To prove that their ungulates could create a grassland where none had existed before, the Tiptons would spread 32 tons of hay over nearly 10 acres of land sloped so steeply that you almost had to crawl to get up it. The huge amount of hay would ensure that the animals wouldn't eat everything, but would churn much of it into the dirt. Along with their dung, that debris would create a mulch to hold moisture and fertilize the soil, thereby creating the conditions for growth.

The objective was to recreate an ancient symbiosis. Once the Tiptons' animals had eaten and fertilized they would leave, just as a herd of natural grazers would leave. Then, if grass did grow, they would not be there to eat it before it could become established or to overgraze it once it had. As natural grazers, when the animals did come back they would come as restorers, removing material that had grown during the previous season that was now of no use to the plants except to attract restorers. And as the cattle grazed, they would plant even more seeds, fertilize them, and once again leave.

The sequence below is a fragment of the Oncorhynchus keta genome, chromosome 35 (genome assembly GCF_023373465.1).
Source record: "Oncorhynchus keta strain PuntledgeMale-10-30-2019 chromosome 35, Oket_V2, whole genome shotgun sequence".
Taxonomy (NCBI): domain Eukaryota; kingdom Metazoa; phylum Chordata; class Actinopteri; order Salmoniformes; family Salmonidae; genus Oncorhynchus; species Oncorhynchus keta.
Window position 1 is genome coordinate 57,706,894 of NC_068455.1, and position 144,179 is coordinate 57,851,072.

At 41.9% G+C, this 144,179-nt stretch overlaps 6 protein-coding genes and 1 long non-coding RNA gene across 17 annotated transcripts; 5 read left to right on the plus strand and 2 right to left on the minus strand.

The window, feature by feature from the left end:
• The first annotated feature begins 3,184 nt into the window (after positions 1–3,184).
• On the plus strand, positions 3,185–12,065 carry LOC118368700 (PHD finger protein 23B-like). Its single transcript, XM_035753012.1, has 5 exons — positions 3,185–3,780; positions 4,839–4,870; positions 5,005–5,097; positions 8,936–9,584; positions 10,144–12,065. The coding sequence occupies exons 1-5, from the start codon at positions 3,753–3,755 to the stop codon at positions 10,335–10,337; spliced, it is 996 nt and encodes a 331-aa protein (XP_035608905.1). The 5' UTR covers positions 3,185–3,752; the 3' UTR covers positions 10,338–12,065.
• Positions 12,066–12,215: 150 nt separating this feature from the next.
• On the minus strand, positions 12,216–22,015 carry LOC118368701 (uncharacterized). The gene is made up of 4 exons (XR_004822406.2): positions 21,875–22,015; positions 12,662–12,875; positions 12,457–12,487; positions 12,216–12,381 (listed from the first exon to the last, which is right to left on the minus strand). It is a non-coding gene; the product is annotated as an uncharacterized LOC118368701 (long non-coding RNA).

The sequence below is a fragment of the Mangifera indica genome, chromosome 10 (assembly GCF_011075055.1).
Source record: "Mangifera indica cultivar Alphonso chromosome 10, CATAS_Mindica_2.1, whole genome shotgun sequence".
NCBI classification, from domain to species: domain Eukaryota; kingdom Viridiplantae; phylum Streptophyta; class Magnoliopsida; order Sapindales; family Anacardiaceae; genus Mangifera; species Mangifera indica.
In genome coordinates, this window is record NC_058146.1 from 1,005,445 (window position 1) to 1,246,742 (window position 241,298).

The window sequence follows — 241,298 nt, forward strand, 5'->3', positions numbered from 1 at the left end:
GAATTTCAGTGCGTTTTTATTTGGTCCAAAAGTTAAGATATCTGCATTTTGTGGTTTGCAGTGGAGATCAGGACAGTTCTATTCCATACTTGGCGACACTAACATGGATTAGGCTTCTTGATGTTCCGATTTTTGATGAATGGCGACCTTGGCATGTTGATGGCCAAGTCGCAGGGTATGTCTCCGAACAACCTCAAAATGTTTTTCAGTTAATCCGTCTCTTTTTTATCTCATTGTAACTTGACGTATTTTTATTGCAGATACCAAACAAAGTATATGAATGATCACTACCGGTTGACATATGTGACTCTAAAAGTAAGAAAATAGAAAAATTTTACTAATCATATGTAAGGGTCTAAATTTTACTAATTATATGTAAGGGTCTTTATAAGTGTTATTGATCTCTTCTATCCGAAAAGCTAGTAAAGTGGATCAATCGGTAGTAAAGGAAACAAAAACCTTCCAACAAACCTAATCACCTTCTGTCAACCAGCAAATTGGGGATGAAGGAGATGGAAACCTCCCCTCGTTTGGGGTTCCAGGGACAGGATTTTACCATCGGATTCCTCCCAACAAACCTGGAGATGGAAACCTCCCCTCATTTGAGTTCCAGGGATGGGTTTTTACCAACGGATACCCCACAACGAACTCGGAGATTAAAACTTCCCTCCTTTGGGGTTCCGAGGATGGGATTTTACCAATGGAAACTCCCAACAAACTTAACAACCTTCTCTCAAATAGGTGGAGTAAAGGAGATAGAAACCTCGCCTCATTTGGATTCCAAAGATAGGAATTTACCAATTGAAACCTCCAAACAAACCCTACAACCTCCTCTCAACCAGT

For four days in November 1989, Jerrie, Tony, and Tommie, with the help of a hired hand and a few team members, skidded 100-pound bales of hay down that slope – slipping, sliding, and falling as they scattered the organic material over the clay. Then they climbed and crawled back up to do it all over again, cussing cows and their own stubbornness as they went.

Betting on Cows

In typical Nevada fashion, their neighbors placed bets, sitting in their pickups, watching. The Tiptons worked daylight ‘til dark, keeping a steady stream of hay spreading across the dam site.

The cows did their job, eating, and stomping. And when the work was finished, the slope was broken by innumerable terraces cut into the hillside by the passing of the animals, and the surface was thatched with trampled-in debris. Then the cows were removed and the land was permitted to gestate.